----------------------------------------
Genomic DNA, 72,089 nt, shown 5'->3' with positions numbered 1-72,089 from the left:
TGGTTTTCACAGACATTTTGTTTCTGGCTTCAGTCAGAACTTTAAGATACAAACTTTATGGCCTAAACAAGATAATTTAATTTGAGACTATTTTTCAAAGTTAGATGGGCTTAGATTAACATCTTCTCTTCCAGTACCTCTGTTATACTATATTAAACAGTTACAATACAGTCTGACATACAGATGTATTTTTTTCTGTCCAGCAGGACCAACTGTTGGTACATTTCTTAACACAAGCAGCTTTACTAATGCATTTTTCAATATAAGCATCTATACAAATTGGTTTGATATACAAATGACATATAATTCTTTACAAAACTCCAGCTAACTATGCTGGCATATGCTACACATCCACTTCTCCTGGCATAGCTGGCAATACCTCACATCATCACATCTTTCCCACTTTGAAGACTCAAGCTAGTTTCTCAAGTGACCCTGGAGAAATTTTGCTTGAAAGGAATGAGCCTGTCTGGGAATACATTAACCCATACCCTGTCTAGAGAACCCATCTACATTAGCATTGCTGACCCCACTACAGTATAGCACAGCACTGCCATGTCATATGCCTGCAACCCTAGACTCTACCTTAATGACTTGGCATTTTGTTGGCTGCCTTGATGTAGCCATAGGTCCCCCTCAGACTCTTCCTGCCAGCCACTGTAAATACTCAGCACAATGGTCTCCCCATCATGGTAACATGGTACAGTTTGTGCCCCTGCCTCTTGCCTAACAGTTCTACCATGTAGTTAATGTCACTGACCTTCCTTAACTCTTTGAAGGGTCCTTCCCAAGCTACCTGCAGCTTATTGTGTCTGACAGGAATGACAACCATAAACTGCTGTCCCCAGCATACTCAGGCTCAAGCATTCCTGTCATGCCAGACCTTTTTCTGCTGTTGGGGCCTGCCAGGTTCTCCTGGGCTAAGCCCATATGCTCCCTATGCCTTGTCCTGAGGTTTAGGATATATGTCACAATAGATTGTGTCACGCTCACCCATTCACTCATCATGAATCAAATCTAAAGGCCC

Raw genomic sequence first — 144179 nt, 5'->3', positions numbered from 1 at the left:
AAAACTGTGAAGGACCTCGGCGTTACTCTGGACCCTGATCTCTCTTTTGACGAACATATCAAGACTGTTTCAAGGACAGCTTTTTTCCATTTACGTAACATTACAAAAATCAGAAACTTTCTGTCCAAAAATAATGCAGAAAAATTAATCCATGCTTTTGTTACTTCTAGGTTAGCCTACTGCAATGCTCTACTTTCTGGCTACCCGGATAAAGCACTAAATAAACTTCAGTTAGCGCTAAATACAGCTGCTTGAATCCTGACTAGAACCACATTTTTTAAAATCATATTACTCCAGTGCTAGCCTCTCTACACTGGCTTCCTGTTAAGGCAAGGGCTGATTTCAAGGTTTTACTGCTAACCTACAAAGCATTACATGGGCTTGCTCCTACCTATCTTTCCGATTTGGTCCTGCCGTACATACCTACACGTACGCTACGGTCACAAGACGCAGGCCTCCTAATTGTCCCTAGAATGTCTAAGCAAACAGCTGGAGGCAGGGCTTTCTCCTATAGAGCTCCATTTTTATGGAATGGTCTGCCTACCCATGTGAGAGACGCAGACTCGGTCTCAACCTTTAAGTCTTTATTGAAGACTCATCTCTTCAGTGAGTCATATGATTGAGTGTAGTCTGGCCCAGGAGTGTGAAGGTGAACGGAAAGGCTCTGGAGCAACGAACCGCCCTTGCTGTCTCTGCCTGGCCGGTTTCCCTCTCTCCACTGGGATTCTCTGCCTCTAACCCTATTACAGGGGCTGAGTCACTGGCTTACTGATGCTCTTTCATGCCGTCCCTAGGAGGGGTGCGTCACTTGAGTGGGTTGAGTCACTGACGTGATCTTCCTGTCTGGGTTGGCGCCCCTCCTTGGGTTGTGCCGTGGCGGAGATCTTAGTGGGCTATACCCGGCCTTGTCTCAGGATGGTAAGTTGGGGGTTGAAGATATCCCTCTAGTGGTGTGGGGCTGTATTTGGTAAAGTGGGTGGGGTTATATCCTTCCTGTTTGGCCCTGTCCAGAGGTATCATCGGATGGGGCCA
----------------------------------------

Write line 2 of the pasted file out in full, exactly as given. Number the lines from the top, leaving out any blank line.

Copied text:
TGGTTTTCACAGACATTTTGTTTCTGGCTTCAGTCAGAACTTTAAGATACAAACTTTATGGCCTAAACAAGATAATTTAATTTGAGACTATTTTTCAAAGTTAGATGGGCTTAGATTAACATCTTCTCTTCCAGTACCTCTGTTATACTATATTAAACAGTTACAATACAGTCTGACATACAGATGTATTTTTTTCTGTCCAGCAGGACCAACTGTTGGTACATTTCTTAACACAAGCAGCTTTACTAATGCATTTTTCAATATAAGCATCTATACAAATTGGTTTGATATACAAATGACATATAATTCTTTACAAAACTCCAGCTAACTATGCTGGCATATGCTACACATCCACTTCTCCTGGCATAGCTGGCAATACCTCACATCATCACATCTTTCCCACTTTGAAGACTCAAGCTAGTTTCTCAAGTGACCCTGGAGAAATTTTGCTTGAAAGGAATGAGCCTGTCTGGGAATACATTAACCCATACCCTGTCTAGAGAACCCATCTACATTAGCATTGCTGACCCCACTACAGTATAGCACAGCACTGCCATGTCATATGCCTGCAACCCTAGACTCTACCTTAATGACTTGGCATTTTGTTGGCTGCCTTGATGTAGCCATAGGTCCCCCTCAGACTCTTCCTGCCAGCCACTGTAAATACTCAGCACAATGGTCTCCCCATCATGGTAACATGGTACAGTTTGTGCCCCTGCCTCTTGCCTAACAGTTCTACCATGTAGTTAATGTCACTGACCTTCCTTAACTCTTTGAAGGGTCCTTCCCAAGCTACCTGCAGCTTATTGTGTCTGACAGGAATGACAACCATAAACTGCTGTCCCCAGCATACTCAGGCTCAAGCATTCCTGTCATGCCAGACCTTTTTCTGCTGTTGGGGCCTGCCAGGTTCTCCTGGGCTAAGCCCATATGCTCCCTATGCCTTGTCCTGAGGTTTAGGATATATGTCACAATAGATTGTGTCACGCTCACCCATTCACTCATCATGAATCAAATCTAAAGGCCC